I'd imagine that it should be possible to design a molecule -- a protein cage, perhaps a (fully unsaturated) terpine -- which isolates the excited state from oxygen quenching.

Adam Cohen at Harvard has been working a bit on this very idea, albeit with fluorescence not phosphorescence --

  • Optical imaging through scattering media via magnetically modulated fluorescence (2010)
    • The two species, pyrene and dimethylaniline are in solution.
    • Dimethylaniline absorbs photons and transfers an electron to pyrene to produce a singlet radical pair.
    • The magnetic field represses conversion of this singlet into a triplet; when two singlet electrons combine, they produce exciplex fluorescence.
  • Addition of an aliphatic-ether 12-O-2 linker improves things significantly --
  • Mapping Nanomagnetic Fields Using a Radical Pair Reaction (2011)
  • Which can be used with a 2p microscope:
  • Two-photon imaging of a magneto-fluorescent indicator for 3D optical magnetometry (2015)
    • Notably, use decay kinetics of the excited state to yield measurements that are insensitive to photobleaching, indicator concentration, or local variations in optical excitation or collection efficiency. (As opposed to ΔF/F\Delta F / F )
    • Used phenanthrene (3 aromatic rings, not 4 in pyrene) as the excited electron acceptor, dimethylaniline again as the photo-electron generator.
    • Clear description:
      • A molecule with a singlet ground state absorbs a photon.
      • The photon drives electron transfer from a donor moiety to an acceptor moiety (either inter or intra molecular).
      • The electrons [ground state and excited state, donor] become sufficiently separated so that their spins do not interact, yet initially they preserve the spin coherence arising from their starting singlet state.
      • Each electron experiences a distinct set of hyperfine couplings to it's surrounding protons (?) leading to a gradual loss of coherence and intersystem crossing (ISC) into a triplet state.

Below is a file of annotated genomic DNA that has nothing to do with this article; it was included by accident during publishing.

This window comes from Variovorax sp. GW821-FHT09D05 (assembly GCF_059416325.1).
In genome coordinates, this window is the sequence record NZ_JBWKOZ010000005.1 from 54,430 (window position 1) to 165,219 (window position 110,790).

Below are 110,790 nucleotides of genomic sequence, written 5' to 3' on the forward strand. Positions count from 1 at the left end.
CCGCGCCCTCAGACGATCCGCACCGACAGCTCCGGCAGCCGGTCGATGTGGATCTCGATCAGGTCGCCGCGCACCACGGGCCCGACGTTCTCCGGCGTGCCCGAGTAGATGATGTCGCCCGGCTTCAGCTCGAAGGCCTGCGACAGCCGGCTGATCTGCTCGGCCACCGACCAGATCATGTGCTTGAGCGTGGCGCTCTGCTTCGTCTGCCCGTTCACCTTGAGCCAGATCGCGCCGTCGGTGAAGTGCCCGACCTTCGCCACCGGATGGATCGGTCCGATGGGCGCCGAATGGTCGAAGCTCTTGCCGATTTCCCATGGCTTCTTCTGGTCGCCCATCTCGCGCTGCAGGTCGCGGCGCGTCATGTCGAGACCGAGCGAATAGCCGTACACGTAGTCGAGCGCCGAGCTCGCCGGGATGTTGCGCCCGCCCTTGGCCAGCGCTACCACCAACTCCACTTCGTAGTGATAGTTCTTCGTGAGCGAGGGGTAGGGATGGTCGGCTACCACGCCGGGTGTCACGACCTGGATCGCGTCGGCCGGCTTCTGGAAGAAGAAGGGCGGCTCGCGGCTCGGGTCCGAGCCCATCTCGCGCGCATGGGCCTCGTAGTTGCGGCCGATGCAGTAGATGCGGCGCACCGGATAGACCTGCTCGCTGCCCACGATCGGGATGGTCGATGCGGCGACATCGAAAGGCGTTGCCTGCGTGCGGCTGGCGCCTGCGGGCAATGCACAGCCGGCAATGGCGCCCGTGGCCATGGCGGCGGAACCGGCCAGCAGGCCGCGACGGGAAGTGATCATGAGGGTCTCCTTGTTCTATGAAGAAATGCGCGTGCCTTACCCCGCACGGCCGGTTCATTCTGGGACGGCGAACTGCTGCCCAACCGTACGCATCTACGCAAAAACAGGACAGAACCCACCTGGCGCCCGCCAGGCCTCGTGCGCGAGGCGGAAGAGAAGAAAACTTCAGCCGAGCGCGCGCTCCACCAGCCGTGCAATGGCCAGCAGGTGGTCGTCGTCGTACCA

• An external magnetic field can lock the precession of both electrons to the field axis, partially preserving coherence and supressing ISC.
      • In some chemical systems, the triplet state is non-fluorescence, whereas the singlet pair can recombine and emit a photon.
      • Magnetochemical effects are remarkable because they arise at a magnetic field strengths comparable to hyperfine energy (typically 1-10mT).
        • Compare this to the Zeeman effect, where overt splitting is at 0.1T.
    • phenylanthrene-dimethylaniline was dissolved in dimethylformamide (DMF). The solution was carefully degassed in nitrogen to prevent molecular oxygen quenching.

Yet! Magnetic field effects do exist in solution:

hide / / print
ref: -2019 tags: super-resolution microscopy fluorescent protein molecules date: 05-28-2019 16:02 gmt revision:3 [2] [1] [0] [head]

PMID-30997987 Chemistry of Photosensitive Fluorophores for Single-Molecule Localization Microscopy

  • Excellent review of all the photo-convertable, photo-switchable, and more complex (photo-oxidation or reddening) of both proteins and small molecule fluorophore.
    • E.g. PA-GFP is one of the best -- good photoactivation quantum yield, good N ~ 300
    • Other small molecules, like Alexa Fluor 647 have a photon yield > 6700, which can be increased with triplet quenchers and antioxidants.
  • Describes the chemical mechanism of the various photo switching -- review is targeted at (bio)chemists interested in getting into imaging.
  • Emphasize that critical figures of merit are photoactivation quantum yield Φ pa\Phi_{pa} and N, overall photon yield before photobleaching.
  • See also Colorado lecture

hide / / print
ref: -2018 tags: Michael Levin youtube talk NIPS 2018 regeneration bioelectricity organism patterning flatworm date: 04-09-2019 18:50 gmt revision:1 [0] [head]

What Bodies Think About: Bioelectric Computation Outside the Nervous System - NeurIPS 2018

  • Short notes from watching the video, mostly interesting factoids: (This is a somewhat more coordinated narrative in the video. Am resisting ending each of these statements with and exclamation point).
  • Human children up to 7-11 years old can regenerate their fingertips.
  • Human embryos, when split in half early, develop into two normal humans; mouse embryos, when squished together, make one normal mouse.